Free Orbit


In order to attain a secure, stable state of weightlessness, we would have to escape the effect of gravity in the second way: with the aid of inertial forces.

Figure 5. Circular free orbiting of an object around the Earth. The object's weight is offset by the centrifugal force generated during the orbiting. The object is, therefore, in a stable state of free suspension in relation to the Earth.

Key: 1. Centrifugal force; 2. Orbiting object; 3. Weight; 4. Are opposite and equal to one another; 5. Earth; 6. Circular free orbit

This is attained when the attracting celestial body, for example, the Earth, is orbiting in a free orbit at a corresponding velocity (gravitational motion). The centrifugal force occurring during the orbit and always directed outward maintains equilibrium with the attractive forceindeed, it is the only force when the motion is circular (Figure 5)or simultaneously with other inertial forces occurring when the orbit has another form (ellipse, hyperbola, parabola, Figure 6).

Figure 6. Various free orbits around a celestial body. In accordance with the laws of gravitational movement, a focal point of the orbit (the center in the case of a circle) must always coincide with the center of mass (center of gravitaty) of the orbiting celestial body.

Key: 1. Parabolic orbit; 2. Hyperbolic orbit; 3. Celestial body; 4. Elliptical orbit; 5. Circular orbit

All Moon and planet movements occur in a similar fashion. Because, by way of example, our Moon continuously orbits the Earth at an average velocity of approximately 1,000 meters per second, it does not fall onto the Earth even though it is in the Earth's range of attraction, but instead is suspended freely above it. And likewise the Earth does not plunge into the sun's molten sea for the simple reason that it continuously orbits the sun at an average velocity of approximately 30,000 meters per second. As a result of the centrifugal force generated during the orbit, the effect of the sun's gravity on the Earth is offset and, therefore, we perceive nothing of its existence. Compared to the sun, we are "weightless" in a "stable state of suspension;" from a practical point of view, we have been "removed from its gravitational effect."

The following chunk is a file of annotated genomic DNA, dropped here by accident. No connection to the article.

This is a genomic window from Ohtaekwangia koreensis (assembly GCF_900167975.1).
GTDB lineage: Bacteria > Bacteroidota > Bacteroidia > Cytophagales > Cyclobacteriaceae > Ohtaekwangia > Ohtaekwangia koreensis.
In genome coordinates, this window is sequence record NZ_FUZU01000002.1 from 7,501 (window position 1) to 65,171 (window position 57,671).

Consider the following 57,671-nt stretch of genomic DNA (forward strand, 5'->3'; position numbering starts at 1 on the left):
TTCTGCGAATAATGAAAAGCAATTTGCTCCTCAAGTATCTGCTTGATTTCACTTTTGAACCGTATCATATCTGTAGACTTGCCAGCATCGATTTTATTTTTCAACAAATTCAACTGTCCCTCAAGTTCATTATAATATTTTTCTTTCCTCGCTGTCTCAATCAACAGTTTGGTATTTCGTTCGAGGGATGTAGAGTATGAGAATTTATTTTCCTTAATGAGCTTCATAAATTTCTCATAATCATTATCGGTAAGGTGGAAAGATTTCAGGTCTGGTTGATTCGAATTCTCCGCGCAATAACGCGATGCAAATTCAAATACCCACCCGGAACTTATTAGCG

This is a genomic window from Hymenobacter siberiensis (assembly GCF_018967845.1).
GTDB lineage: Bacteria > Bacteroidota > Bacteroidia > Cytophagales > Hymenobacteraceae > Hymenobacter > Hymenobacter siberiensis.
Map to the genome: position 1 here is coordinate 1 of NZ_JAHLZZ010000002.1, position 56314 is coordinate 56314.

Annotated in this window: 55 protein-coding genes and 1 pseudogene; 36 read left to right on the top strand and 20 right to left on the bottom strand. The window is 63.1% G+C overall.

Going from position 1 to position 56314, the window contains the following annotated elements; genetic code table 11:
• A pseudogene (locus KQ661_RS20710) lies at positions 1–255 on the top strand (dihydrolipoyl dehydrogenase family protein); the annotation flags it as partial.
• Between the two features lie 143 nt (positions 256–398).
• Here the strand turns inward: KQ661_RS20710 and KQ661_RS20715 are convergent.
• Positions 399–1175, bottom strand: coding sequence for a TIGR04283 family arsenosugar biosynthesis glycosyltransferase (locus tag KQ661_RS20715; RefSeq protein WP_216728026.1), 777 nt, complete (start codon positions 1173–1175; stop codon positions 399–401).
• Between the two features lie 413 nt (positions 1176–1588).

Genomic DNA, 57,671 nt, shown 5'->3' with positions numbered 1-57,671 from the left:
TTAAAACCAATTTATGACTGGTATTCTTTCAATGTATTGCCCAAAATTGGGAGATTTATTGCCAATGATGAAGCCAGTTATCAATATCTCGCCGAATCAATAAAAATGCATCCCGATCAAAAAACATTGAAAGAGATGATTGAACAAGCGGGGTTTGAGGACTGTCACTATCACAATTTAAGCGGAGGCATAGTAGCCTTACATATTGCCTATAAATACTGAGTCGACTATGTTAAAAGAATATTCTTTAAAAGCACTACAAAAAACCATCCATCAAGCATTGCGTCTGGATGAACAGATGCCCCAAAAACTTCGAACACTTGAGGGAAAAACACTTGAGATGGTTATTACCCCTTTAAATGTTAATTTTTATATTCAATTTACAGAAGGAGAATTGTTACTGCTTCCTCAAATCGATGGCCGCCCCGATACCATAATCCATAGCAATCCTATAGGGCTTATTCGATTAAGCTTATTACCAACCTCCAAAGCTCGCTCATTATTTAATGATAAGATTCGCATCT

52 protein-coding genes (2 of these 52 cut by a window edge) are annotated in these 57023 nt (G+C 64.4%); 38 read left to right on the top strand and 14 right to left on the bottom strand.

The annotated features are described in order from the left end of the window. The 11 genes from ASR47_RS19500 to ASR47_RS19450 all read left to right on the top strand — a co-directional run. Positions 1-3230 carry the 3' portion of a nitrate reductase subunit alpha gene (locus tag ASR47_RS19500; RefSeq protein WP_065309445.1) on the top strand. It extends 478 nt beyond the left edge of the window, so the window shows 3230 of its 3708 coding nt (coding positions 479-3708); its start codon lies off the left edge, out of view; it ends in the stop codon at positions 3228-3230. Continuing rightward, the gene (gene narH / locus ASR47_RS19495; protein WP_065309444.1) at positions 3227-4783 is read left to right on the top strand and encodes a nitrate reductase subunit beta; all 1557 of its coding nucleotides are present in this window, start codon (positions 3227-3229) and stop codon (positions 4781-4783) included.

The shorter the distance from the attracting celestial body in which this orbiting occurs, the stronger the effect of the attractive force at that point. Because of this, the counteracting centrifugal force and consequently the orbiting velocity must be correspondingly greater (because the centrifugal force increases with the square of the orbiting velocity). While, by way of example, an orbiting velocity of only about 1,000 meters per second suffices at a distance of the Moon from the Earth, this velocity would have to attain the value of approximately 8,000 meters per second for an object that is supposed to orbit near the Earth's surface in a suspended state (Figure 7).

Figure 7. The orbiting velocity is that much greater the closer the free orbit movement occurs to the center of attraction.

Key: 1. Moon; 2. Approximately 1,000 meters per second; 3. Approximately 8,000 meters per second; 4. Earth

In order to impart this velocity to an object, that is, to bring it into a stable state of suspension in relation to the Earth in such a manner, and as a result to free it from the Earth's gravity, an amount of work of about 3,200 metertons per kilogram of weight is required.


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